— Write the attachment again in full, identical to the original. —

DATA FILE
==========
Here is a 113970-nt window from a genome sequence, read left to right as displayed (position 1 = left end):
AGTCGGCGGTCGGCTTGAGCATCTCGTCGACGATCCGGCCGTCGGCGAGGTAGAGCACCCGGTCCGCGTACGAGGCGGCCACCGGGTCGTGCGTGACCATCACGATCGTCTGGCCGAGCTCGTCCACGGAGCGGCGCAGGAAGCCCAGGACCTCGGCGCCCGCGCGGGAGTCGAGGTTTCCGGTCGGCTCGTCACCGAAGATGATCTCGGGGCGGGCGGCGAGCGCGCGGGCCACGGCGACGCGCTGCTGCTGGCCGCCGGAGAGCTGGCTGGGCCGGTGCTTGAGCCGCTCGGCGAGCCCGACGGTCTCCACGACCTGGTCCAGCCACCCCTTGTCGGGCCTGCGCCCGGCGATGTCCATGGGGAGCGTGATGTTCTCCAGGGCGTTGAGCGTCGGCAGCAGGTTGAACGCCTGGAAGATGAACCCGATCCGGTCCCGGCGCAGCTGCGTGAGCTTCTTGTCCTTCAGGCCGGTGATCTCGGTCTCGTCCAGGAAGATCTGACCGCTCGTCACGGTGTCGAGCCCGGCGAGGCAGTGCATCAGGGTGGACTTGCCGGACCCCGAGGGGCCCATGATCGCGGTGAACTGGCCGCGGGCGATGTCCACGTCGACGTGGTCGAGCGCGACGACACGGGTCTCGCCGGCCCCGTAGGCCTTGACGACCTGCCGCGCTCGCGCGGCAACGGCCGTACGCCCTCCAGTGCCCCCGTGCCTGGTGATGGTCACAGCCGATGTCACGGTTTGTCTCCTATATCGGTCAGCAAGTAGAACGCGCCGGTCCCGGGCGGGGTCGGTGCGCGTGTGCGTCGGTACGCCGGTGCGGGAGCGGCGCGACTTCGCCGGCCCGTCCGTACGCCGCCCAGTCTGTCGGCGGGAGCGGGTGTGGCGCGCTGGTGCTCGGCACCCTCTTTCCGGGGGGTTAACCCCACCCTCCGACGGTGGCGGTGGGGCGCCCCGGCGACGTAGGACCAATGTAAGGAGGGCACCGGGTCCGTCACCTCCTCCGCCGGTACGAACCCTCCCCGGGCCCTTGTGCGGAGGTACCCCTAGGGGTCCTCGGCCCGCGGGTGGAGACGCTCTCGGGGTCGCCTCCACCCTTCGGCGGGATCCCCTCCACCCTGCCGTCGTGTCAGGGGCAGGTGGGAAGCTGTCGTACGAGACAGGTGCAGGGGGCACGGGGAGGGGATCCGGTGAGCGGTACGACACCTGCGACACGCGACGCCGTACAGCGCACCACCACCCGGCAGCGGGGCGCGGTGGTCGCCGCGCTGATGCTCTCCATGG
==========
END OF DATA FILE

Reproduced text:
Here is a 113970-nt window from a genome sequence, read left to right as displayed (position 1 = left end):
AGTCGGCGGTCGGCTTGAGCATCTCGTCGACGATCCGGCCGTCGGCGAGGTAGAGCACCCGGTCCGCGTACGAGGCGGCCACCGGGTCGTGCGTGACCATCACGATCGTCTGGCCGAGCTCGTCCACGGAGCGGCGCAGGAAGCCCAGGACCTCGGCGCCCGCGCGGGAGTCGAGGTTTCCGGTCGGCTCGTCACCGAAGATGATCTCGGGGCGGGCGGCGAGCGCGCGGGCCACGGCGACGCGCTGCTGCTGGCCGCCGGAGAGCTGGCTGGGCCGGTGCTTGAGCCGCTCGGCGAGCCCGACGGTCTCCACGACCTGGTCCAGCCACCCCTTGTCGGGCCTGCGCCCGGCGATGTCCATGGGGAGCGTGATGTTCTCCAGGGCGTTGAGCGTCGGCAGCAGGTTGAACGCCTGGAAGATGAACCCGATCCGGTCCCGGCGCAGCTGCGTGAGCTTCTTGTCCTTCAGGCCGGTGATCTCGGTCTCGTCCAGGAAGATCTGACCGCTCGTCACGGTGTCGAGCCCGGCGAGGCAGTGCATCAGGGTGGACTTGCCGGACCCCGAGGGGCCCATGATCGCGGTGAACTGGCCGCGGGCGATGTCCACGTCGACGTGGTCGAGCGCGACGACACGGGTCTCGCCGGCCCCGTAGGCCTTGACGACCTGCCGCGCTCGCGCGGCAACGGCCGTACGCCCTCCAGTGCCCCCGTGCCTGGTGATGGTCACAGCCGATGTCACGGTTTGTCTCCTATATCGGTCAGCAAGTAGAACGCGCCGGTCCCGGGCGGGGTCGGTGCGCGTGTGCGTCGGTACGCCGGTGCGGGAGCGGCGCGACTTCGCCGGCCCGTCCGTACGCCGCCCAGTCTGTCGGCGGGAGCGGGTGTGGCGCGCTGGTGCTCGGCACCCTCTTTCCGGGGGGTTAACCCCACCCTCCGACGGTGGCGGTGGGGCGCCCCGGCGACGTAGGACCAATGTAAGGAGGGCACCGGGTCCGTCACCTCCTCCGCCGGTACGAACCCTCCCCGGGCCCTTGTGCGGAGGTACCCCTAGGGGTCCTCGGCCCGCGGGTGGAGACGCTCTCGGGGTCGCCTCCACCCTTCGGCGGGATCCCCTCCACCCTGCCGTCGTGTCAGGGGCAGGTGGGAAGCTGTCGTACGAGACAGGTGCAGGGGGCACGGGGAGGGGATCCGGTGAGCGGTACGACACCTGCGACACGCGACGCCGTACAGCGCACCACCACCCGGCAGCGGGGCGCGGTGGTCGCCGCGCTGATGCTCTCCATGG